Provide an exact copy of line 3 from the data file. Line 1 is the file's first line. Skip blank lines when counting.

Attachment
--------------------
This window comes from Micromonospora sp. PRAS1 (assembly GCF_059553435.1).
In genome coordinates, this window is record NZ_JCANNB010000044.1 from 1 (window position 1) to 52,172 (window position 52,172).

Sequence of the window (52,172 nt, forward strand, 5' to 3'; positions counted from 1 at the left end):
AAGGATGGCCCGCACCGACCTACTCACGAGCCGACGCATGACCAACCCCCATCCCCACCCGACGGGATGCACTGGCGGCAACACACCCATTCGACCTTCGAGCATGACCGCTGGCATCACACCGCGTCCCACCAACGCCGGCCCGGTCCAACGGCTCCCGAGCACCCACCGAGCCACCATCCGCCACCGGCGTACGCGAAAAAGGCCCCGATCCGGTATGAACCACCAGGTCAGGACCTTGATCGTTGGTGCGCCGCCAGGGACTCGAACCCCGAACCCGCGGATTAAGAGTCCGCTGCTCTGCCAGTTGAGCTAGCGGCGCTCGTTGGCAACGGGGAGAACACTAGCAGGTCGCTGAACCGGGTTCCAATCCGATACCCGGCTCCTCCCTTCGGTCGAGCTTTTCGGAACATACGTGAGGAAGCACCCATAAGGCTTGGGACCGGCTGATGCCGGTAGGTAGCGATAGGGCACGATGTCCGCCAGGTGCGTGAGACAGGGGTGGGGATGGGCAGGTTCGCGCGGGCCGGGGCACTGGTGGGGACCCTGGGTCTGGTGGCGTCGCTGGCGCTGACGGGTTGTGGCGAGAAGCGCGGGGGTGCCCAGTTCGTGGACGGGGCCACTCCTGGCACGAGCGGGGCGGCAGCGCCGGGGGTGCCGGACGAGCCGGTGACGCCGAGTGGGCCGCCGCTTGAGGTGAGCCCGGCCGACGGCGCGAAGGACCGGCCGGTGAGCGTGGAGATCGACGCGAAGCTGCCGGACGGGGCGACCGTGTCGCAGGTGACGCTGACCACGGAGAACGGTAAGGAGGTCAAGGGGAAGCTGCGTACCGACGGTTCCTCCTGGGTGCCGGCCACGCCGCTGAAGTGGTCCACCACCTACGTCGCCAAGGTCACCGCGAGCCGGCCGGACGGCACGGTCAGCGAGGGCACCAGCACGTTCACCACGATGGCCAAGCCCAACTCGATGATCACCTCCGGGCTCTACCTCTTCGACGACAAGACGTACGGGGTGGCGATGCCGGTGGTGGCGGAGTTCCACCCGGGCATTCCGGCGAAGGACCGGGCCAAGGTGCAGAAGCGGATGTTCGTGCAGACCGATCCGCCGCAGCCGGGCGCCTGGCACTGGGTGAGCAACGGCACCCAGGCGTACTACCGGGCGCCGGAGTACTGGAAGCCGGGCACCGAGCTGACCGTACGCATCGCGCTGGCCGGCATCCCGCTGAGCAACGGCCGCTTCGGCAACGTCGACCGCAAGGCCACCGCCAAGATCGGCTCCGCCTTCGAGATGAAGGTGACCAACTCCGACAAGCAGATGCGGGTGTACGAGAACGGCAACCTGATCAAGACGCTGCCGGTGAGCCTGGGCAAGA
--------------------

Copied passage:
Sequence of the window (52,172 nt, forward strand, 5' to 3'; positions counted from 1 at the left end):